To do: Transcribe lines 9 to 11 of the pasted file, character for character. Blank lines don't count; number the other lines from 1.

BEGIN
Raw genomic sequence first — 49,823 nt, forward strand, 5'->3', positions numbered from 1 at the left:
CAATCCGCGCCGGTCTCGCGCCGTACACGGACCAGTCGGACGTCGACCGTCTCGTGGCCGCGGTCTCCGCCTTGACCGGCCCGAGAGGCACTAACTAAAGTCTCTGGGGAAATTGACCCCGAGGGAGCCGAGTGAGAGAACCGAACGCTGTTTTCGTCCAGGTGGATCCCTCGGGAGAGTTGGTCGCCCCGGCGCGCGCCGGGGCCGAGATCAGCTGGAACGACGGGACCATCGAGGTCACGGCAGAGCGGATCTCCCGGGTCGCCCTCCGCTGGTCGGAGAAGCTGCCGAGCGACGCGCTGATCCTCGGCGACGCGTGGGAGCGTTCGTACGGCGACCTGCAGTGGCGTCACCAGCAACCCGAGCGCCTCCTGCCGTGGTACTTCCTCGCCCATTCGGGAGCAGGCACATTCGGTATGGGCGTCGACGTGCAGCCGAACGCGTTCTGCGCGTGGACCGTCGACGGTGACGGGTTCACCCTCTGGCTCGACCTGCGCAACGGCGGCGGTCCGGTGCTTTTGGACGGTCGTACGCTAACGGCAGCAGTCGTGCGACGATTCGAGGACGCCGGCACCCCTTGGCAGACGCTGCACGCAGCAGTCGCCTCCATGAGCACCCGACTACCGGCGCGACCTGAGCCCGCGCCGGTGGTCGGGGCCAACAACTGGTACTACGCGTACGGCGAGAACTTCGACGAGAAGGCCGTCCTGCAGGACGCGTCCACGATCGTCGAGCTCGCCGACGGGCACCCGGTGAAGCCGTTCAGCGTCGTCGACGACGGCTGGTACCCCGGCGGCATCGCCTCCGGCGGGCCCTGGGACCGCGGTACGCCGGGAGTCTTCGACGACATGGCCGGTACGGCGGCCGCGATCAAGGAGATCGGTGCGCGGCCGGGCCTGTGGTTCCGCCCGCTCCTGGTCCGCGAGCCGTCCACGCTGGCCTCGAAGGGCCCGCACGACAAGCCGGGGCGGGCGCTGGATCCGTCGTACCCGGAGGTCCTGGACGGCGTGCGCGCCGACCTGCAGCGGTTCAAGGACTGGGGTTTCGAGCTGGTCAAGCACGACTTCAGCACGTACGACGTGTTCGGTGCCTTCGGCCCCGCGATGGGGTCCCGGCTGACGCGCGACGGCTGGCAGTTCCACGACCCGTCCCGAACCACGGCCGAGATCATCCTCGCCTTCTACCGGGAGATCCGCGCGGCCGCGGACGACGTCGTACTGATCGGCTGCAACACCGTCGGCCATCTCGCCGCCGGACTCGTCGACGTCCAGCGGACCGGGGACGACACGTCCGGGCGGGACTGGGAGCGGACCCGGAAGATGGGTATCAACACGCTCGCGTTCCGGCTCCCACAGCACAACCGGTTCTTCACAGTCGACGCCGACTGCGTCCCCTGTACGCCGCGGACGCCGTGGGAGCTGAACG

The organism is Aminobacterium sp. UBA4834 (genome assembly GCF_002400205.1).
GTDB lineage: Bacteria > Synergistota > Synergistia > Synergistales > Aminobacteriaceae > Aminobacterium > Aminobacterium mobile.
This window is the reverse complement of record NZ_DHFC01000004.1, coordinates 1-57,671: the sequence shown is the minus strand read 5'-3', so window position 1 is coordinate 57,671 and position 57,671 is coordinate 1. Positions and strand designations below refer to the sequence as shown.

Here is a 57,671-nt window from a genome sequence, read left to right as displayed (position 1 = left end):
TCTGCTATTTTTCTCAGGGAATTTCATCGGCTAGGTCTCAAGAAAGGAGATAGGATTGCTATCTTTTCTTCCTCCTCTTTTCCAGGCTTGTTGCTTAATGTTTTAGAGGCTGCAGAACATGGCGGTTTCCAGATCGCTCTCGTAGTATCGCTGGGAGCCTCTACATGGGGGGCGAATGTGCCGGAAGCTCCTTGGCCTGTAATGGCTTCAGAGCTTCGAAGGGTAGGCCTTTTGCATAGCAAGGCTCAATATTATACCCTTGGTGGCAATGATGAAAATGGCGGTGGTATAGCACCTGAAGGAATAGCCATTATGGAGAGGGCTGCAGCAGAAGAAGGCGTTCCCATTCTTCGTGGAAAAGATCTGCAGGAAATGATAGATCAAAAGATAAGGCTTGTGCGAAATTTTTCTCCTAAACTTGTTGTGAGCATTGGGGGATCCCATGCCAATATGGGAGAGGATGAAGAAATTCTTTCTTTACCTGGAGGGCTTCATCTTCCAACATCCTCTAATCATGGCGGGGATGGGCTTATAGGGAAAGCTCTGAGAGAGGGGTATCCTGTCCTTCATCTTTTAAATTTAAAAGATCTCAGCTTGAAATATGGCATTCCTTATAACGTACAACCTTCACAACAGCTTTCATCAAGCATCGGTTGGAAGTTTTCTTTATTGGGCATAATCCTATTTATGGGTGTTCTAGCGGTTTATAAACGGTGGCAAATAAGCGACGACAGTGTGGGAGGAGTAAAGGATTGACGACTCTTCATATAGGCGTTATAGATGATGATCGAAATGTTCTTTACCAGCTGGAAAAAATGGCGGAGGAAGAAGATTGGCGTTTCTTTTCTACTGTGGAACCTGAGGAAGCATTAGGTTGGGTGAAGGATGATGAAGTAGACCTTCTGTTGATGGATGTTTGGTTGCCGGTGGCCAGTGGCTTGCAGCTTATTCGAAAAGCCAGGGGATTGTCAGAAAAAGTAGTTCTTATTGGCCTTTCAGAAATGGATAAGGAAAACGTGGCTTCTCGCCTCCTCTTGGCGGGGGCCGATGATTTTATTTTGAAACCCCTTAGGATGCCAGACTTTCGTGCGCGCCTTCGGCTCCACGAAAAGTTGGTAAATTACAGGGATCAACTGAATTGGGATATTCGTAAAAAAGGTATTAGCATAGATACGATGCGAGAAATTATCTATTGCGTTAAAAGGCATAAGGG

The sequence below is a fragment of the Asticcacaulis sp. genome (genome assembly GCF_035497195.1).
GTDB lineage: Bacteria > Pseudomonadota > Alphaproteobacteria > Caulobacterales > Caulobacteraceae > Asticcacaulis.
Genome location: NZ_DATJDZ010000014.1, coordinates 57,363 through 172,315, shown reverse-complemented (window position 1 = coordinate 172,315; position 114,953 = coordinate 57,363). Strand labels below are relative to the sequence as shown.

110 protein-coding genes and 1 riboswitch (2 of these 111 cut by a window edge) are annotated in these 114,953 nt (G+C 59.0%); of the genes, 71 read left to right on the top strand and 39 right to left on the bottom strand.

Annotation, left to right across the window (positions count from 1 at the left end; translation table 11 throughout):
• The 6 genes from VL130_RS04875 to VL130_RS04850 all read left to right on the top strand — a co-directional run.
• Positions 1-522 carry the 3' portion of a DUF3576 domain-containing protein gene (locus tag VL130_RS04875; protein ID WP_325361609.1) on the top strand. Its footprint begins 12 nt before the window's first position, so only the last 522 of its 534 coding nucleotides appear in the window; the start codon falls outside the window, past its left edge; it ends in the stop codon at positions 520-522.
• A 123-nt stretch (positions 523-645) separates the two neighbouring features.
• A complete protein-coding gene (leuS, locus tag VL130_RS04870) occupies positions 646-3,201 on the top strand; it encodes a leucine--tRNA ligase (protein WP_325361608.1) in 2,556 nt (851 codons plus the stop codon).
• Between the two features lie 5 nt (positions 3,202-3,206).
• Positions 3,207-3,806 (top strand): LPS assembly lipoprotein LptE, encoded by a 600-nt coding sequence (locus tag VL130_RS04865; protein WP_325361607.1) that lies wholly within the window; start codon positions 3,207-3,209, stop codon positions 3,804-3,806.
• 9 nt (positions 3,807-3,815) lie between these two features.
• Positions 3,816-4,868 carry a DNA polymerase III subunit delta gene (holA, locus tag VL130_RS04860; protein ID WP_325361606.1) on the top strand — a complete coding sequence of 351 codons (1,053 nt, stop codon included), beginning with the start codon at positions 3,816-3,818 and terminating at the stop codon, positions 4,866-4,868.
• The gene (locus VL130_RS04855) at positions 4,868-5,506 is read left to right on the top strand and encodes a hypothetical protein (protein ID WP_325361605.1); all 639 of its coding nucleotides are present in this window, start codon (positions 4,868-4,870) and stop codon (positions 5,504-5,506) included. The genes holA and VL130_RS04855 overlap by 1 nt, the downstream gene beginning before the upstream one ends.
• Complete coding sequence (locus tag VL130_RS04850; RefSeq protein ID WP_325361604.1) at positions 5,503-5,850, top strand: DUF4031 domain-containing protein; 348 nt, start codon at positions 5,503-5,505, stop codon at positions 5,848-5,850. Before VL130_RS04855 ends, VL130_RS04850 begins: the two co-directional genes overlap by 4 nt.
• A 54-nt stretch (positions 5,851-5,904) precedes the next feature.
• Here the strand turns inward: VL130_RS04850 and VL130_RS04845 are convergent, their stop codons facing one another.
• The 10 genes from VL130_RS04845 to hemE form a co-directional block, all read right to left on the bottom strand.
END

GTDB lineage: Bacteria > Pseudomonadota > Alphaproteobacteria > Caulobacterales > Caulobacteraceae > Asticcacaulis.
Genome location: NZ_DATJDZ010000014.1, coordinates 57,363 through 172,315, shown reverse-complemented (window position 1 = coordinate 172,315; position 114,953 = coordinate 57,363). Strand labels below are relative to the sequence as shown.

110 protein-coding genes and 1 riboswitch (2 of these 111 cut by a window edge) are annotated in these 114,953 nt (G+C 59.0%); of the genes, 71 read left to right on the top strand and 39 right to left on the bottom strand.